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Thursday, April 13, 2006
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Subject: Tea - US v Pete Hendrickson


WASHINGTON, D.C. - The Justice Department announced today that, in a
nationwide crackdown against a tax-fraud scheme promoted by Peter
Eric Hendrickson of Commerce Township, Mich., it has brought suit
against nine people this week. According to the government
complaints, filed in seven lawsuits across the country, the nine
people—including Hendrickson and his wife Doreen M. Hendrickson—have
received a total of nearly $150,000 in erroneous tax refunds by
submitting false forms with their federal tax returns to replace W-2
and 1099 forms that correctly reported their income.

In seven suits filed in U.S. district courts in California, Nevada,
Michigan, Alabama, Florida and Kansas, the Justice Department seeks
to recover the erroneous refunds. In addition, the suit against
Hendrickson, filed in the Eastern District of Michigan, asks the
court to enjoin him from filing false tax forms and returns. A
violation of the injunction would be punishable as contempt of court.

According to the complaint, Hendrickson claims that only government
workers are subject to income taxes. Hendrickson tells people to not
submit their W-2 and 1099 forms with their tax returns, and in their
place submit substitute or corrected W-2 and 1099 forms that they
create on which they change their reported income to zero. Under the
scheme, people then submit the falsified forms with a tax return
falsely reporting no income and request a refund of all taxes
withheld from wages. This scheme is number one on the IRS's 2006
list of the "Dirty Dozen" tax scams.

"Federal law provides serious penalties for filing false tax forms,"
said Eileen J. O'Connor, Assistant Attorney General for the Justice
Department's Tax Division. "People who engage in tax fraud schemes
can expect to pay back taxes, plus interest and penalties, and may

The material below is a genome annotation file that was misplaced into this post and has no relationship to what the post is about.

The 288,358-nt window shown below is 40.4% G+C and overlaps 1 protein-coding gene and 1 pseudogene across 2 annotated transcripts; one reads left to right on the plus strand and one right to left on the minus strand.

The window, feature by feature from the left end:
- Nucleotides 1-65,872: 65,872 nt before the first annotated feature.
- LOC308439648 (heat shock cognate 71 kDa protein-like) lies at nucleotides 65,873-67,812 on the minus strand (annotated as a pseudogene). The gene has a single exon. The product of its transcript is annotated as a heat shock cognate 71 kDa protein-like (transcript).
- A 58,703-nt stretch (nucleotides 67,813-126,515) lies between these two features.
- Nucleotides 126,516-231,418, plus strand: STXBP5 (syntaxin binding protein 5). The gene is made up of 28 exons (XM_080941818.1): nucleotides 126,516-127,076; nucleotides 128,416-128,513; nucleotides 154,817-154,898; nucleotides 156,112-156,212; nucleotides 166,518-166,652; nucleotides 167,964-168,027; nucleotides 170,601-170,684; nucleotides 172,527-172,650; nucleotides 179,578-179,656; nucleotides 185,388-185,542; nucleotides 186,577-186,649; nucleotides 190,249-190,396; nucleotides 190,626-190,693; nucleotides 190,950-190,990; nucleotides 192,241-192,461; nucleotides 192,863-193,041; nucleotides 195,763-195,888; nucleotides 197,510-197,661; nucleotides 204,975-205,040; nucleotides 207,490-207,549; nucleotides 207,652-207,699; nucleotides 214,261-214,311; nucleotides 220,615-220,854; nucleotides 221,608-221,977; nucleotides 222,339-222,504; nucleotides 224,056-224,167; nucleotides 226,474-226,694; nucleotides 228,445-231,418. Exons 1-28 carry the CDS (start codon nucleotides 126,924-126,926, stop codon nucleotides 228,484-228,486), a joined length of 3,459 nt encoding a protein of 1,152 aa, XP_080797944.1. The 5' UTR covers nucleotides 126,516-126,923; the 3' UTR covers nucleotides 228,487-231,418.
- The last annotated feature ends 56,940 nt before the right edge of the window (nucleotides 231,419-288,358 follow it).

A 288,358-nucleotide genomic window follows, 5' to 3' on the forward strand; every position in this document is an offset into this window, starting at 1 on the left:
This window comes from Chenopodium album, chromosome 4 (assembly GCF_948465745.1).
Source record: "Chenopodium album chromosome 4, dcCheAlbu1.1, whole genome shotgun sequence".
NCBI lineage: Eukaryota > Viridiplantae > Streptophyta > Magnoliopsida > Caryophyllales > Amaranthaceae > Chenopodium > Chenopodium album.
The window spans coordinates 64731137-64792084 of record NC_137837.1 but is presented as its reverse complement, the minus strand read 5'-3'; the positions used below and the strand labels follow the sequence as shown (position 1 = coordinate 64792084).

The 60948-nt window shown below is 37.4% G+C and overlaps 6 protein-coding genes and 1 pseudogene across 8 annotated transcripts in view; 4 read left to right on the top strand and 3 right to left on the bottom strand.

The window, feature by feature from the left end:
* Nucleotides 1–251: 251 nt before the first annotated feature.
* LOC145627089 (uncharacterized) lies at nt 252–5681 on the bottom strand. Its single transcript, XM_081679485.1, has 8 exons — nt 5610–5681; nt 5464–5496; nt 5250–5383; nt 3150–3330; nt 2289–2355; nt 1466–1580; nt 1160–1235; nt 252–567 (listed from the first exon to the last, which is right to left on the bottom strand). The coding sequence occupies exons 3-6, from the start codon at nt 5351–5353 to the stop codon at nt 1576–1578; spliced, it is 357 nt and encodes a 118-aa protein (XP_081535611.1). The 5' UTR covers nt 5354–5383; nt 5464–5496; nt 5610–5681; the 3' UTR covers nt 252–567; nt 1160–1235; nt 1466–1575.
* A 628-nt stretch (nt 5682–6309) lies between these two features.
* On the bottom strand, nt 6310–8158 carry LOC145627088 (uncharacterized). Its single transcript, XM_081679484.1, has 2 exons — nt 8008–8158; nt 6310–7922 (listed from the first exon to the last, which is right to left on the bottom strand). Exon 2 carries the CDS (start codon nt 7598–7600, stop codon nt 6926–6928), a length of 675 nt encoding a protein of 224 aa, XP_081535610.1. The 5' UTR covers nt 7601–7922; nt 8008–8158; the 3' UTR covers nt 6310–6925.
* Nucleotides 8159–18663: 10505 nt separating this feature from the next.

face criminal prosecution for evading taxes."

The suit against Hendrickson alleges that he was convicted in 1992
on federal criminal charges for failing to file a federal income tax
return and for a conspiracy involving a firebomb placed in a bin at
a U.S. Post Office in Royal Oak, Mich. on April 16, 1990, the last
day on which tax returns could be postmarked that year. Hendrickson
testified at a co-conspirator's trial that he wrapped a tea bag
around the bomb's tubing as a reference to the Boston Tea Party tax

The seven people sued in addition to the Hendricksons are Sharon K.
Artman of Largo, Fla.; Michael J. Dowling of San Diego; Joy M.
Ferguson of Henderson, Nev.; Melvin L. Gerstenkorn of Topeka, Kan.;
Larry B. Golson and Debra G. Golson of Montgomery, Ala.; and James
A. Spitzer of Winter Park, Fla.
Copies of all seven complaints will be posted with this press release today

This week's suits are part of the IRS's and Justice Department's
efforts against tax-fraud schemes. More information about these
efforts can be found at
Information about the Tax Division can be found at

Peter Hendrickson's own complaint can be found
Peter Hendrickson's own complaint can be found here and alleges that
PH received more than $20,000 in erroneous refunds by filing false
income tax returns for 2002 and 2003.
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